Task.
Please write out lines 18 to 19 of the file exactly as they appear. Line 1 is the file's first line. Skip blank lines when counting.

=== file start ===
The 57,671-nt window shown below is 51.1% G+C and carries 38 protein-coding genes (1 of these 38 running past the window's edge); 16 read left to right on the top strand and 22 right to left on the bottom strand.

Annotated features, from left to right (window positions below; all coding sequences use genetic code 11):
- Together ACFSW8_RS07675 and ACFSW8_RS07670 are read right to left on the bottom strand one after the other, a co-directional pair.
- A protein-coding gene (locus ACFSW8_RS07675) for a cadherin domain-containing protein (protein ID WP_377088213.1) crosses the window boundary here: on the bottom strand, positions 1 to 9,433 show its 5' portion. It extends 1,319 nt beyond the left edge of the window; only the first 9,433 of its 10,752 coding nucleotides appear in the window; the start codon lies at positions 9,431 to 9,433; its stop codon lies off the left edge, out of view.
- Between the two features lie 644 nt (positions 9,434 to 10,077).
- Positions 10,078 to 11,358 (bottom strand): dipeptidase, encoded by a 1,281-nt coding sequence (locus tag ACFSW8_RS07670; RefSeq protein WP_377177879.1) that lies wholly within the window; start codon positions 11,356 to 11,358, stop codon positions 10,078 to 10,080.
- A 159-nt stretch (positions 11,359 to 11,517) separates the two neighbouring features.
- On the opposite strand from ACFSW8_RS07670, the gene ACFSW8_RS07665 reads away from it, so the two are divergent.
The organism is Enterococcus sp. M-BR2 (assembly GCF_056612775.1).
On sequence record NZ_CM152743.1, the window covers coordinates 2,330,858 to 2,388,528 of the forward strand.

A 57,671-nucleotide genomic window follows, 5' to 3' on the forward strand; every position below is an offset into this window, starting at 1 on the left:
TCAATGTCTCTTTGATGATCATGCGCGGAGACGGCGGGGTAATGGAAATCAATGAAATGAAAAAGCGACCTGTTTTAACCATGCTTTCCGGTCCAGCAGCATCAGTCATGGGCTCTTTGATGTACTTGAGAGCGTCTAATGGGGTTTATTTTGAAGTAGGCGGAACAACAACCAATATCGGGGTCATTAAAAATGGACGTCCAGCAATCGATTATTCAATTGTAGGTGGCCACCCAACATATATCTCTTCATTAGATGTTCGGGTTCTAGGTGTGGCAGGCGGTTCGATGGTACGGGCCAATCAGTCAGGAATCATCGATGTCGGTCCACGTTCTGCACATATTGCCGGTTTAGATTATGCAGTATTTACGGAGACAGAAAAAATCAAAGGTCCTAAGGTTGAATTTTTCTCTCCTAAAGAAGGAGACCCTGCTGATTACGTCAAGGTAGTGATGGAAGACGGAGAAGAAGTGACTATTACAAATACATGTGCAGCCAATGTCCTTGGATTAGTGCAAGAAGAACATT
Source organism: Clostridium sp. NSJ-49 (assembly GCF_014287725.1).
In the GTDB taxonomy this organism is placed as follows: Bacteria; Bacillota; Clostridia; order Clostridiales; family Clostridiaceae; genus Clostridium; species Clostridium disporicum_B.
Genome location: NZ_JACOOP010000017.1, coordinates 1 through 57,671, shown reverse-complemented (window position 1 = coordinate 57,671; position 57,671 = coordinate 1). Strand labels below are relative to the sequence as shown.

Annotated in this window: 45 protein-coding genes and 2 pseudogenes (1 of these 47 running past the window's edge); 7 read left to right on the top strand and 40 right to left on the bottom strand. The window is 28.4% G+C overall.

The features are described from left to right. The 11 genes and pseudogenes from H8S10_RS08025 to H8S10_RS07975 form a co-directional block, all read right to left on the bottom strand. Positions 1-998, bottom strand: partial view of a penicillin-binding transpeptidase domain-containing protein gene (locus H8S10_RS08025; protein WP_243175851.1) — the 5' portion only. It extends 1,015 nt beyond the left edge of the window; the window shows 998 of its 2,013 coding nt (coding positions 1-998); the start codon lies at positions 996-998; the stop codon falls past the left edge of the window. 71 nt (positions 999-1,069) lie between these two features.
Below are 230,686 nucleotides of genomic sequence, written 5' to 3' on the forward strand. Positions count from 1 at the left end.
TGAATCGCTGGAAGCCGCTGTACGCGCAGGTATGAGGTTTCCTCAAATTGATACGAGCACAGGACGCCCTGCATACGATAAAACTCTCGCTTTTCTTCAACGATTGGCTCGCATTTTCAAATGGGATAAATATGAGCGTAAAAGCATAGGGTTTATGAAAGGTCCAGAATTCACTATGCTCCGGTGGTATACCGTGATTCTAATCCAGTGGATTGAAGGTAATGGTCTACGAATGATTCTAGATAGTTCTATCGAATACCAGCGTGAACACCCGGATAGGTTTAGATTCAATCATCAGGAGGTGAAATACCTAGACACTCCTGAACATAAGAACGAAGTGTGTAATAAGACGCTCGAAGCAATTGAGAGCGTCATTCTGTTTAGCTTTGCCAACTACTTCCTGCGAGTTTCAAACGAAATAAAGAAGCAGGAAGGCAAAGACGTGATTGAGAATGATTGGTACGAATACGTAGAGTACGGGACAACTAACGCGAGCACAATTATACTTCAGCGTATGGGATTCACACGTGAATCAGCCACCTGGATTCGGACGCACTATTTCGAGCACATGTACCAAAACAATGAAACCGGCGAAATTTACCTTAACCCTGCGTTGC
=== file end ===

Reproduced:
Below are 230,686 nucleotides of genomic sequence, written 5' to 3' on the forward strand. Positions count from 1 at the left end.
TGAATCGCTGGAAGCCGCTGTACGCGCAGGTATGAGGTTTCCTCAAATTGATACGAGCACAGGACGCCCTGCATACGATAAAACTCTCGCTTTTCTTCAACGATTGGCTCGCATTTTCAAATGGGATAAATATGAGCGTAAAAGCATAGGGTTTATGAAAGGTCCAGAATTCACTATGCTCCGGTGGTATACCGTGATTCTAATCCAGTGGATTGAAGGTAATGGTCTACGAATGATTCTAGATAGTTCTATCGAATACCAGCGTGAACACCCGGATAGGTTTAGATTCAATCATCAGGAGGTGAAATACCTAGACACTCCTGAACATAAGAACGAAGTGTGTAATAAGACGCTCGAAGCAATTGAGAGCGTCATTCTGTTTAGCTTTGCCAACTACTTCCTGCGAGTTTCAAACGAAATAAAGAAGCAGGAAGGCAAAGACGTGATTGAGAATGATTGGTACGAATACGTAGAGTACGGGACAACTAACGCGAGCACAATTATACTTCAGCGTATGGGATTCACACGTGAATCAGCCACCTGGATTCGGACGCACTATTTCGAGCACATGTACCAAAACAATGAAACCGGCGAAATTTACCTTAACCCTGCGTTGC